You can click to expand or minimise the order of service below.
All are requested to join in wherever text is GREEN
HYMN: All ye who seek a comfort sure In trouble or distress
All ye who seek a comfort sure
In trouble or distress,
Whatever sorrow vex the mind,
Or guilt the soul oppress.
Jesus, who gave himself for you
Upon the cross to die,
Opens to you his sacred heart;
O to that heart draw nigh.
Ye hear how kindly he invites;
Ye hear his words so blest –
‘All ye that labour come to me,
And I will give you rest.’
Wash thou my wounds in that dear blood
Which forth from thee doth flow;
New grace, new hope inspire, a new
And better heart bestow. .
BLESSED BE GOD: Father, Son, and Holy Spirit:
Blessed be God: Father, Son, and Holy Spirit:
And blessed be his kingdom, now and forever. Amen
From Easter to Pentecost:
Allelulia. Christ is risen!
The Lord is risen indeed. Alleluia
In Lent and other penitential occasions:
Bless the Lord who forgives all our sins;
His mercy endures for ever.
The Lord be with you.
And also with you.
Let us pray:
Almighty God, to whom all hearts be open, all desires known and from whom no secrets are hidden: cleanse the thoughts of our hearts by the inspiration of your Holy Spirit, that we may perfectly love you, and worthily magnify your holy name, through Christ our Lord. Amen.
Lord, have mercy.
Christ, have mercy.
Lord, have mercy.
This prayer is omitted during Lent and Advent:
Glory to God in the highest, and peace to God’s people on earth. Lord God, heavenly King, almighty God and Father, we worship you, we give you thanks, we praise you for your glory. Lord Jesus Christ, only Son of the Father, Lord God, Lamb of God, you take away the sin of the world: have mercy on us; you are seated at the right hand of the Father: receive our prayer. For you alone are the Holy One, you alone are the Lord, you alone are the Most High, Jesus Christ, with the Holy Spirit, in the glory of God the Father. Amen.
Holy God, holy and mighty, holy and immortal, have mercy on us.
THE COLLECT OF THE DAY
O God, whose glory it is always to have mercy: Be gracious to all who have gone astray from your ways, and bring them again with penitent hearts and steadfast faith to embrace and hold fast the unchangeable truth of your Word, Jesus Christ your Son; who with you and the Holy Spirit lives and reigns, one God, for ever and ever.
THE FIRST READING
Genesis 17:1-7, 15-16
When Abram was ninety-nine years old, the Lord appeared to Abram, and said to him, “I am God Almighty; walk before me, and be blameless. And I will make my covenant between me and you, and will make you exceedingly numerous.” Then Abram fell on his face; and God said to him, “As for me, this is my covenant with you: You shall be the ancestor of a multitude of nations. No longer shall your name be Abram, but your name shall be Abraham; for I have made you the ancestor of a multitude of nations. I will make you exceedingly fruitful; and I will make nations of you, and kings shall come from you. I will establish my covenant between me and you, and your offspring after you throughout their generations, for an everlasting covenant, to be God to you and to your offspring after you.
God said to Abraham, “As for Sarai your wife, you shall not call her Sarai, but Sarah shall be her name. I will bless her, and moreover I will give you a son by her. I will bless her, and she shall give rise to nations; kings of peoples shall come from her.”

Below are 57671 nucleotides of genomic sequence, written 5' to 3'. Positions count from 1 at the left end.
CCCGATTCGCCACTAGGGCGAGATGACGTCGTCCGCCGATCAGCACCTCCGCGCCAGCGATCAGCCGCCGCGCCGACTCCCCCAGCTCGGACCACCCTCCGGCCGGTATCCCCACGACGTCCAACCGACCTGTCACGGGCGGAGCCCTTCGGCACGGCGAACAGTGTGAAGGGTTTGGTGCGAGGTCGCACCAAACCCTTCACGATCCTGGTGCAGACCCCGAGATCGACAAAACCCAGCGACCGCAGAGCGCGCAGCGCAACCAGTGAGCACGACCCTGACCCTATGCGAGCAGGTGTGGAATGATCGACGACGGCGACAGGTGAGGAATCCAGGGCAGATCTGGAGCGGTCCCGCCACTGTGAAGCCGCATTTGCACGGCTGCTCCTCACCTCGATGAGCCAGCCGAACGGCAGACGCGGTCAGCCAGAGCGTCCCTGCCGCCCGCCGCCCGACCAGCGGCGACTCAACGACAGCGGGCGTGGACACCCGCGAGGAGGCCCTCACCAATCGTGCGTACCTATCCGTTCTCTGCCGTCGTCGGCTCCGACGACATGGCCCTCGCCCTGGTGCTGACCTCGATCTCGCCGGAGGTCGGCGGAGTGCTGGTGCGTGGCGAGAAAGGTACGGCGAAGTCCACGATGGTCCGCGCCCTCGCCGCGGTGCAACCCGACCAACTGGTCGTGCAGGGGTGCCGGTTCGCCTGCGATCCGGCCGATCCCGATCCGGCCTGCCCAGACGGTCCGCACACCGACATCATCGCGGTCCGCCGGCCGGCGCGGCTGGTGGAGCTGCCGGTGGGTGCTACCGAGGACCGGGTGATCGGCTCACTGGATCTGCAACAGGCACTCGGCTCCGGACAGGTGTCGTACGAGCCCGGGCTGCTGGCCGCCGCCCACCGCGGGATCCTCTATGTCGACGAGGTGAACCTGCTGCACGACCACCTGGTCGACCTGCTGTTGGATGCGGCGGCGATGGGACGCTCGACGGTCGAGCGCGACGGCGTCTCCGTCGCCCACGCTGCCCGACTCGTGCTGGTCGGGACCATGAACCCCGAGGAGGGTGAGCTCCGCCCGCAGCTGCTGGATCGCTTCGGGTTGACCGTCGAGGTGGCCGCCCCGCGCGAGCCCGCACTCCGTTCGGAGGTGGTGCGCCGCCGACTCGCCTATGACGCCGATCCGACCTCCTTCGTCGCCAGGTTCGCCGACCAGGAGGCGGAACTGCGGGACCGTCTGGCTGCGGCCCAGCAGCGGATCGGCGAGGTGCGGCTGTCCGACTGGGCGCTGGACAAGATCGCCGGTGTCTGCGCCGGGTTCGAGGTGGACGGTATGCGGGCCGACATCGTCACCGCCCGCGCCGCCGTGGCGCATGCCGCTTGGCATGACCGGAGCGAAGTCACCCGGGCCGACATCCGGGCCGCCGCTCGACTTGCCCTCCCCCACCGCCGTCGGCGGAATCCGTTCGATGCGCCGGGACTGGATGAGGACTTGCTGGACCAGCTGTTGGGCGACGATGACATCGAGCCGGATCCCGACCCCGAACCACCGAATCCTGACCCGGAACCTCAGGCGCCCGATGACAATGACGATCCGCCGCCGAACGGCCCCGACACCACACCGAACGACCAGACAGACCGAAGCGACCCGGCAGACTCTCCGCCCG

This is the Word of the Lord.
Thanks be to God.
Deus, Deus meus
22 Praise the Lord, you that fear him; * stand in awe of him, O offspring of Israel; all you of Jacob’s line, give glory.
23 For he does not despise nor abhor the poor in their poverty; neither does he hide his face from them; * but when they cry to him he hears them.
24 My praise is of him in the great assembly; * I will perform my vows in the presence of those who worship him.
25 The poor shall eat and be satisfied, and those who seek the Lord shall praise him: * ”May your heart live for ever!”
26 All the ends of the earth shall remember and turn to the Lord, * and all the families of the nations shall bow before him.
27 For kingship belongs to the Lord; * he rules over the nations.
28 To him alone all who sleep in the earth bow down in worship; * all who go down to the dust fall before him.
29 My soul shall live for him; my descendants shall serve him; * they shall be known as the Lord’S for ever.
30 They shall come and make known to a people yet unborn * the saving deeds that he has done.
THE SECOND READING
For the promise that he would inherit the world did not come to Abraham or to his descendants through the law but through the righteousness of faith. If it is the adherents of the law who are to be the heirs, faith is null and the promise is void. For the law brings wrath; but where there is no law, neither is there violation.
For this reason it depends on faith, in order that the promise may rest on grace and be guaranteed to all his descendants, not only to the adherents of the law but also to those who share the faith of Abraham (for he is the father of all of us, as it is written, “I have made you the father of many nations”) —in the presence of the God in whom he believed, who gives life to the dead and calls into existence the things that do not exist. Hoping against hope, he believed that he would become “the father of many nations,” according to what was said, “So numerous shall your descendants be.” He did not weaken in faith when he considered his own body, which was already as good as dead (for he was about a hundred years old), or when he considered the barrenness of Sarah’s womb. No distrust made him waver concerning the promise of God, but he grew strong in his faith as he gave glory to God, being fully convinced that God was able to do what he had promised. Therefore his faith “was reckoned to him as righteousness.” Now the words, “it was reckoned to him,” were written not for his sake alone, but for ours also. It will be reckoned to us who believe in him who raised Jesus our Lord from the dead, who was handed over to death for our trespasses and was raised for our justification.